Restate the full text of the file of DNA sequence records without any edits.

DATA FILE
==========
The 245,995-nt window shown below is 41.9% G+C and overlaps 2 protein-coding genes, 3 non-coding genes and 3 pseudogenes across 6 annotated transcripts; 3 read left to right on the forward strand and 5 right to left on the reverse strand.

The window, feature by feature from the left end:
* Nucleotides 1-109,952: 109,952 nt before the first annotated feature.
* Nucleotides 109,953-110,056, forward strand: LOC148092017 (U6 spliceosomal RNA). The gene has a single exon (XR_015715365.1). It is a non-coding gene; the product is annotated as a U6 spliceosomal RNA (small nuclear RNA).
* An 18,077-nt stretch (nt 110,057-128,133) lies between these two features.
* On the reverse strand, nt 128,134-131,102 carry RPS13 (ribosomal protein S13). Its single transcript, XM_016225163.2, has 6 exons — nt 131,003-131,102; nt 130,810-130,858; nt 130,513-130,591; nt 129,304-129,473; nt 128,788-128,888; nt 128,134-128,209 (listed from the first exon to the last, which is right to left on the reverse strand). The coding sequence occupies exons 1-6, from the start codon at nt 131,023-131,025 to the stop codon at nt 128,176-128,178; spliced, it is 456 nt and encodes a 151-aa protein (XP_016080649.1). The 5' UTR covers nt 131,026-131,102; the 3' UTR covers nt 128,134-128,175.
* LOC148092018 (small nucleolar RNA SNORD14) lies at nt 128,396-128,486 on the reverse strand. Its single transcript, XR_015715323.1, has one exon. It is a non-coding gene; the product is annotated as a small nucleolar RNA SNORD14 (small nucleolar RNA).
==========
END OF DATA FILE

The 245,995-nt window shown below is 41.9% G+C and overlaps 2 protein-coding genes, 3 non-coding genes and 3 pseudogenes across 6 annotated transcripts; 3 read left to right on the forward strand and 5 right to left on the reverse strand.

The window, feature by feature from the left end:
* Nucleotides 1-109,952: 109,952 nt before the first annotated feature.
* Nucleotides 109,953-110,056, forward strand: LOC148092017 (U6 spliceosomal RNA). The gene has a single exon (XR_015715365.1). It is a non-coding gene; the product is annotated as a U6 spliceosomal RNA (small nuclear RNA).
* An 18,077-nt stretch (nt 110,057-128,133) lies between these two features.
* On the reverse strand, nt 128,134-131,102 carry RPS13 (ribosomal protein S13). Its single transcript, XM_016225163.2, has 6 exons — nt 131,003-131,102; nt 130,810-130,858; nt 130,513-130,591; nt 129,304-129,473; nt 128,788-128,888; nt 128,134-128,209 (listed from the first exon to the last, which is right to left on the reverse strand). The coding sequence occupies exons 1-6, from the start codon at nt 131,023-131,025 to the stop codon at nt 128,176-128,178; spliced, it is 456 nt and encodes a 151-aa protein (XP_016080649.1). The 5' UTR covers nt 131,026-131,102; the 3' UTR covers nt 128,134-128,175.
* LOC148092018 (small nucleolar RNA SNORD14) lies at nt 128,396-128,486 on the reverse strand. Its single transcript, XR_015715323.1, has one exon. It is a non-coding gene; the product is annotated as a small nucleolar RNA SNORD14 (small nucleolar RNA).